Further, I found one passage very poignant, especially when Foucault mentions a theory of repression. Again, Warren Jeffs comes to mind. In a system of repression, “the theory would justify its authoritarian and constraining influence by postulating that all sexuality must be subject to the law; more precisely, that sexuality owes its very definition to the action of the law: not only will you submit your sexuality to the law, but you will have no sexuality except by subjecting yourself to the law” (128). I guess the poor underage girls in the FLDS religion do not have their say in the matter.

The discussion of sex in this book is quite speculative in nature, only because I do not know enough history to corroborate with Foucault’s observations. However, the discussion becomes more credible when the reader reaches part five of the book. Part five is the crux of Foucault’s thesis. In the past, the monarchical systems had the power to administer death. Noble blood qualified the ruler to gain this power. Now, noble blood has shifted to another qualifier of power, that of sexuality. Many Western societies now have some form of democratic government or policy, and since democracies rest political power on many individuals, sexuality takes over noble blood’s place. “One might say that the ancient right to take life or let live was replaced by a power to foster life or disallow it to the point of death” (138, emphases in original). This shift brings on a terrible consequence. Before, if one wanted to change government drastically, he deposed the monarch. Now, if one wants to do the same, the power needs to destroy a whole democracy. “If genocide is indeed the dream of modern powers, this is not because of a recent return of the ancient right to kill; it is because power is situated and exercised at the level of life, the species, the race, and the large-scale phenomena of population” (137). What a sobering thought!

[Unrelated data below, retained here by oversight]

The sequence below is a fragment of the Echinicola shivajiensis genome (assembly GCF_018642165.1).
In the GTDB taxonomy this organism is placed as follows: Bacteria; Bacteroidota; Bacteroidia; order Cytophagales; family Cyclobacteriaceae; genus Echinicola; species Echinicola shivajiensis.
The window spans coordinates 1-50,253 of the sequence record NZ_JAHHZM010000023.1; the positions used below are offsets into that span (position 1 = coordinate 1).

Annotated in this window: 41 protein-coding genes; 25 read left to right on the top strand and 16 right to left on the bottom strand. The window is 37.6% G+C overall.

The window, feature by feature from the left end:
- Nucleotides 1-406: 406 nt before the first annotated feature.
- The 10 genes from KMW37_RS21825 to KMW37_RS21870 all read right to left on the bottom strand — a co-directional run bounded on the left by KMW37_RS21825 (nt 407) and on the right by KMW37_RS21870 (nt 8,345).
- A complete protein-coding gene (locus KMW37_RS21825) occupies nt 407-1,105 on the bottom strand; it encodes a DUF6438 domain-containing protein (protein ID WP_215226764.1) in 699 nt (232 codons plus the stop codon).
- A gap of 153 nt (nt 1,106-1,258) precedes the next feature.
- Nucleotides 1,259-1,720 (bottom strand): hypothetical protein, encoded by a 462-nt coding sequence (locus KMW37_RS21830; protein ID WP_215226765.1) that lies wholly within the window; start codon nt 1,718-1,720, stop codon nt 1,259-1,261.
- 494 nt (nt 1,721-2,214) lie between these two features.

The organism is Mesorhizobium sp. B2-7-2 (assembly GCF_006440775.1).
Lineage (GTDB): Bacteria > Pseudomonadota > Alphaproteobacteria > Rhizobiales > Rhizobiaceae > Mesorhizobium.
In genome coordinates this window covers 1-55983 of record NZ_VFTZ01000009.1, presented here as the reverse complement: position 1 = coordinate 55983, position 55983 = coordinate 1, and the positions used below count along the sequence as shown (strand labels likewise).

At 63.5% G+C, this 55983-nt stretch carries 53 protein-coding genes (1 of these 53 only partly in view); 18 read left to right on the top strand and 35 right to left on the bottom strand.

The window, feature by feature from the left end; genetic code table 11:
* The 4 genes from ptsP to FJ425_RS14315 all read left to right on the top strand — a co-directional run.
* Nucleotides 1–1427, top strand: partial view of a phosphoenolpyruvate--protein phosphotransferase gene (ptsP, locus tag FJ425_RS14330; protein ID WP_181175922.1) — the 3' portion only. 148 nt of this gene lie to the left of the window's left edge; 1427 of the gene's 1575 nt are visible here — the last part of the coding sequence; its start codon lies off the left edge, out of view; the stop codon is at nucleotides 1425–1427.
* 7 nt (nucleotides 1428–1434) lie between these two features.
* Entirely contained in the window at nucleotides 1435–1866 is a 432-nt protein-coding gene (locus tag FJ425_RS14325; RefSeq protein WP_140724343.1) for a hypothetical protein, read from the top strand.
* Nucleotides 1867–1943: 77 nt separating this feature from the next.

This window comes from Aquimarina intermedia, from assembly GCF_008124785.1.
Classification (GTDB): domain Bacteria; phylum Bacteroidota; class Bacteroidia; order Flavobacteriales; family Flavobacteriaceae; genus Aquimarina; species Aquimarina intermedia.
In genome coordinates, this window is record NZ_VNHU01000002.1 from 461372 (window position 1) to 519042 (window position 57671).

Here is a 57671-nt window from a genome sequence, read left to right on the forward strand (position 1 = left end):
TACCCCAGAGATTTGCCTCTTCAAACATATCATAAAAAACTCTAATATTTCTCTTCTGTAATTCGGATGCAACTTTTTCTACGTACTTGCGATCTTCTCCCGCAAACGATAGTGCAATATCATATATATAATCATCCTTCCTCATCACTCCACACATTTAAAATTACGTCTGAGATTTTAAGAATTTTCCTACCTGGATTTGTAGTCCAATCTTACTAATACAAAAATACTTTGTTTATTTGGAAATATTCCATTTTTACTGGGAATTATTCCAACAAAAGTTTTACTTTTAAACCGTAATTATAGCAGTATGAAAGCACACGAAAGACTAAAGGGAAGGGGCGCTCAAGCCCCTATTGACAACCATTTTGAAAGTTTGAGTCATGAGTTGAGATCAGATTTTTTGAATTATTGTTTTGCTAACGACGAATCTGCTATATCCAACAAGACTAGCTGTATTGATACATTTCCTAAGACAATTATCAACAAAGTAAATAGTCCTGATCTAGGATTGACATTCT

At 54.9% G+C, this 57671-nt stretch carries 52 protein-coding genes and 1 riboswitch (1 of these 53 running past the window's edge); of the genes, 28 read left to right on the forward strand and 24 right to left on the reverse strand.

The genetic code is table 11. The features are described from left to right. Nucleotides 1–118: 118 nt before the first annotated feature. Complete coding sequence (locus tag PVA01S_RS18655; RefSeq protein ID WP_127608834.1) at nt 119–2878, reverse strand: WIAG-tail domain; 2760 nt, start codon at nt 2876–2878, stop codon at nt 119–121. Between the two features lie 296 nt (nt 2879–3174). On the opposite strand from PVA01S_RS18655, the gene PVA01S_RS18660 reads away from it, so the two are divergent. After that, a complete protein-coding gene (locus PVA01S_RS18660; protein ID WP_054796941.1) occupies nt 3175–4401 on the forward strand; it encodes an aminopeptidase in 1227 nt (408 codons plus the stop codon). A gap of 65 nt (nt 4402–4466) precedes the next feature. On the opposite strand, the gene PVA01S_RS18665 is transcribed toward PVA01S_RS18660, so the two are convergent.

For the individual, he or she may want to know how sexuality pertains to him or her. Foucault uses a literary figure to apply the individual to the circumstances. He answers the individual as to why sex is such a powerful force. “The Faustian pact, whose temptation has been instilled in us by the deployment of sexuality, is now as follows: to exchange life in its entirety for sex itself, for the truth and the sovereignty of sex. Sex is worth dying for” (156). It is the expression of one’s will to life, even if it leads to death.

This book is a difficult one to swallow. I do see evidence of repression, power, and discourse in today’s culture. I understand how Western society has adopted a scientia sexualis to propagate the mechanisms of sexuality, rather than an ars erotica used by Eastern cultures (57-59). However, something feels to be missing from Foucault’s analysis. What about people who have someone else’s sexuality thrust upon them, as in the case of rape victims? In their cases, it is not a question of repression, but of instigation, or a usurpation of their will.

This book belongs to the collegiate crowd. It deals with a mature subject matter that, although not explicit in details pornographically, may leave impressionable readers feeling bewildered.